These two genera that are apparently each other’s closest relatives have been enigmatic for decades (Evans 1949) (Fig. 1g, h). Their mitogenomes have recently been sequenced (Han et al. 2018) and revealed that among species with known mitogenomes (which did not include any Trapezitinae), they are sister to Hesperiinae and not Heteropterinae. Ironically, our study suggests that Trapezitinae may be sister to the group formed by these two genera (Fig. 2). However, no apparent morphological synapomorphies unify the group of the two genera with Trapezitinae, and their morphology is quite different, so we award them a subfamily rank:

Barcinae Grishin, subfam. n.

Type genus

Barca de Nicéville, 1902.


Keys to F.4a in Evans (1949: 23). The synapomorphy of the subfamily is likely to be the bow-like shape of the forewing vein A1+A2. In appearance similar to Heteropterinae (slender body and characteristic relatively broad for monocot-feeding Hesperiidae but rounded wing shape), from which it is distinguished by this bowed vein and not flattened antennal club with obtuse apiculus. Morphologically, distinguished from all Hesperiidae, by the following combination of additional characters. Body slender, abdomen not longer than inner margin of hindwing. Second segment of palpi protruding forward (in line with the body, =porrect) and not pointing dorsad (perpendicular to the body line, =erect). Apiculus of antennae blunt, with black nudum of 10 segments, more than in Heteropterinae (6-9) but fewer than Trapezitinae (12-26). Mid tibiae without spines and hind tibiae with 2 pairs of short spurs. No secondary sexual characters. Forewing discal cell about 2/3 of costa in length, apex rounded. Hindwing with a rounded tornus, costal margin longer than inner margin; discal cell not shorter than half of the wing; discocellular vein points toward tornus, not inner margin. Male genitalia with extended, undivided uncus (Evans 1949: plate 29 F.4, F.5) more similar to Heteropterinae, but valva broader and more robust and reminiscent of that in Trapezitinae: expanded and modified costa-ampulla, harpe prominent, with serrated edge. In DNA, a combination of the following base pairs in the nuclear genome is diagnostic: aly525.83.3:A682T, aly525.83.3:G683C, aly1139.27.4:G112T, aly1139.27.4:G113C, aly23605.15.15:G49A, and in COI barcode region: G101A, A166G, and 474C.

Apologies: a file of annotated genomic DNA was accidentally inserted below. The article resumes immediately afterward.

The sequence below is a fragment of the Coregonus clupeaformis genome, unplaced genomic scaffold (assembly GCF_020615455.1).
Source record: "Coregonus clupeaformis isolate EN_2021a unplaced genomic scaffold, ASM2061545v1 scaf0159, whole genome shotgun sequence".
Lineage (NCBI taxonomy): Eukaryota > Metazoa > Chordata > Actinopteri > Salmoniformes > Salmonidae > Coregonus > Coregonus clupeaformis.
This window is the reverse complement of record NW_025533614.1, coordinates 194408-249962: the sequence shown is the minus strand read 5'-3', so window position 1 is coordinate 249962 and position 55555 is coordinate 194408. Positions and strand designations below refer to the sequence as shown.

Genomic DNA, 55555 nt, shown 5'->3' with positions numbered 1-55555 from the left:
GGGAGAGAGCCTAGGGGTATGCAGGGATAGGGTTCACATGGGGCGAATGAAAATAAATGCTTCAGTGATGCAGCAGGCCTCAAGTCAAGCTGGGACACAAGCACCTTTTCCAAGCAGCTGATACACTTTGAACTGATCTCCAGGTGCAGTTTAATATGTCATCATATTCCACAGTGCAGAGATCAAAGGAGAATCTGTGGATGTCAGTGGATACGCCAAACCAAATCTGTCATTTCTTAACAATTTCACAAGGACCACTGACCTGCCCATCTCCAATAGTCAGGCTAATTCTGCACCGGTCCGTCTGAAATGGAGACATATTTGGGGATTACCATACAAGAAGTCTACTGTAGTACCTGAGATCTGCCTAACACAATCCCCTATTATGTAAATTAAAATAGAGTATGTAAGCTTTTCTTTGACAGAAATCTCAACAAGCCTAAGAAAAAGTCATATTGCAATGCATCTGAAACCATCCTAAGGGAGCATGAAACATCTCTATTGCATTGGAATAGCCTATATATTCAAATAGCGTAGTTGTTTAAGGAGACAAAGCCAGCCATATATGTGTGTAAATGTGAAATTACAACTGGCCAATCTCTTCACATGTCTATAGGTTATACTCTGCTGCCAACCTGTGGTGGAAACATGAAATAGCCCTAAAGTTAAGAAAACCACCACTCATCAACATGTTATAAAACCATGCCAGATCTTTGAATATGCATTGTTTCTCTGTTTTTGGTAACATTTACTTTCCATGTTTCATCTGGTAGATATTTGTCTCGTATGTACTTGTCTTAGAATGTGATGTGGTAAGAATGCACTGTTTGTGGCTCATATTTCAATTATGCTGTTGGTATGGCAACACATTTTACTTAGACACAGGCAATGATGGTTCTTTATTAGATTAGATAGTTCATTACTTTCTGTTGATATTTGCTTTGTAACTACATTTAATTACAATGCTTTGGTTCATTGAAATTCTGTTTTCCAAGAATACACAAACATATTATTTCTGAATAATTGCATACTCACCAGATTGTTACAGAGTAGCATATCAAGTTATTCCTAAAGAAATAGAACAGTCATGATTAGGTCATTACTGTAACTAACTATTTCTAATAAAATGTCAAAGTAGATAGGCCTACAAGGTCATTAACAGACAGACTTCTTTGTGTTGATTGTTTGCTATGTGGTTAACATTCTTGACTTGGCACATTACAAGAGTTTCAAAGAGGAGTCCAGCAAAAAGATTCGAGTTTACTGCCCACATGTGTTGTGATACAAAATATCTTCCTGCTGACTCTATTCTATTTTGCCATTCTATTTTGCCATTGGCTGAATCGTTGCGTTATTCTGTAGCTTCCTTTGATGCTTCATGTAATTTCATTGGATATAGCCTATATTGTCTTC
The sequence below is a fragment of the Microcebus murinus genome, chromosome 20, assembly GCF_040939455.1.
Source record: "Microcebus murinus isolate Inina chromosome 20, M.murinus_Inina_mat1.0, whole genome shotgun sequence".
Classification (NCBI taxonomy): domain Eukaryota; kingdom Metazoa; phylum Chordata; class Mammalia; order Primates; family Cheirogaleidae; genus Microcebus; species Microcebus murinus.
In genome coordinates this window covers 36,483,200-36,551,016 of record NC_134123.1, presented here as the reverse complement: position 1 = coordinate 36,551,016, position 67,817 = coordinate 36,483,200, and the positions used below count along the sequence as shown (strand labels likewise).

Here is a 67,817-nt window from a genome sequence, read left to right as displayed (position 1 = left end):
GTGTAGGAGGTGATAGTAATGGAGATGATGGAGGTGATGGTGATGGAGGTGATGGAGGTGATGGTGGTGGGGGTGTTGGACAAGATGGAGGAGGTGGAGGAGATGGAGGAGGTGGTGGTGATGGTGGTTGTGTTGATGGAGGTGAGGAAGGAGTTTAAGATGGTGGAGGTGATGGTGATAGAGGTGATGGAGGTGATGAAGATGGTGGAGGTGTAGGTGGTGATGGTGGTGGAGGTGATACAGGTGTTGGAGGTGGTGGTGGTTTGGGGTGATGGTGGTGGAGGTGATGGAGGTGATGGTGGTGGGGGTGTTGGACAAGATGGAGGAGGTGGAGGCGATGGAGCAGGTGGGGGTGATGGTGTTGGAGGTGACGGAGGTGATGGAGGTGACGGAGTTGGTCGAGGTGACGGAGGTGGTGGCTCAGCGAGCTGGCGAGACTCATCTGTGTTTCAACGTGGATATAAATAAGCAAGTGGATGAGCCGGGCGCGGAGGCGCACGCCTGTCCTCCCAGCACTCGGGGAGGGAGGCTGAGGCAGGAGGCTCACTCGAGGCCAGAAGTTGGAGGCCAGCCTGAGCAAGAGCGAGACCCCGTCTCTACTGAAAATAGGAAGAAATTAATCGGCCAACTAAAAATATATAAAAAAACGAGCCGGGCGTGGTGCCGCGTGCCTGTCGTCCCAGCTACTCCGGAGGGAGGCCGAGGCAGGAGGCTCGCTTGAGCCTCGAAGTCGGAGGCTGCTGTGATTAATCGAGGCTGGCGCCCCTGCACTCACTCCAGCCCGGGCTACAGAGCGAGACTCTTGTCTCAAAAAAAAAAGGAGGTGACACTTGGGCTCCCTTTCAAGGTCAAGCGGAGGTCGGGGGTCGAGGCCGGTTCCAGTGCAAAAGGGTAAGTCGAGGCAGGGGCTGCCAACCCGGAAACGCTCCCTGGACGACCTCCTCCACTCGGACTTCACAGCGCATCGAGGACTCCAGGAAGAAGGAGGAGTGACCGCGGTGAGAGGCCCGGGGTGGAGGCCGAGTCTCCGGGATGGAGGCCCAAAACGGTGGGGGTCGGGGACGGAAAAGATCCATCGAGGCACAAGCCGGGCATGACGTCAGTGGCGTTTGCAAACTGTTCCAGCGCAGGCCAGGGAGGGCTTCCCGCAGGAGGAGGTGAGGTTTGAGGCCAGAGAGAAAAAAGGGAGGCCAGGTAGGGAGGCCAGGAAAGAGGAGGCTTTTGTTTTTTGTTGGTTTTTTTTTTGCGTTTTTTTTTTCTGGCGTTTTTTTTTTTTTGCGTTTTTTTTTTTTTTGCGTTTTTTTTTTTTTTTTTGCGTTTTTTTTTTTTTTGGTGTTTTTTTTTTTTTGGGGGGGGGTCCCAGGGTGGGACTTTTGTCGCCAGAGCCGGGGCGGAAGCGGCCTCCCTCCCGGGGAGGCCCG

Genera included

Barca de Nicéville, 1902 with its invalid synonym Dejeania Oberthür, 1896 (junior homonym of Dejeania Robineau-Desvoidy, 1830 in Diptera) (Fig. 1g) and Apostictopterus Leech, [1893] with its subjective synonym Tecupa Swinhoe, 1917 (Fig. 1h). Both valid genera are monotypic.


These two genera from southwestern China were (with disclaimers) placed in Heteropterinae by Evans (Evans 1949) and transferred to Hesperiinae by Warren et al. (2009), owing to different from Heteropterinae genitalia. Mitochondrial genomes for both genera were determined recently, and they confirmed the lack of affinity to Heteropterinae (Han et al. 2018). However, in the absence of Trapezitinae mitogenome, the two genera remained in Hesperiinae. Our phylogenies place the two genera as sister to Trapezitinae, thus they may not belong to Hesperiinae. This placement is unexpected because there are no obvious morphological features than unify Trapezitinae and the two genera. Therefore, we decided on the level of a subfamily for these two unusual skippers. They form an ancient phylogenetic group, and placing them within Trapezitinae seems unfitting due to the lack of morphological affinities.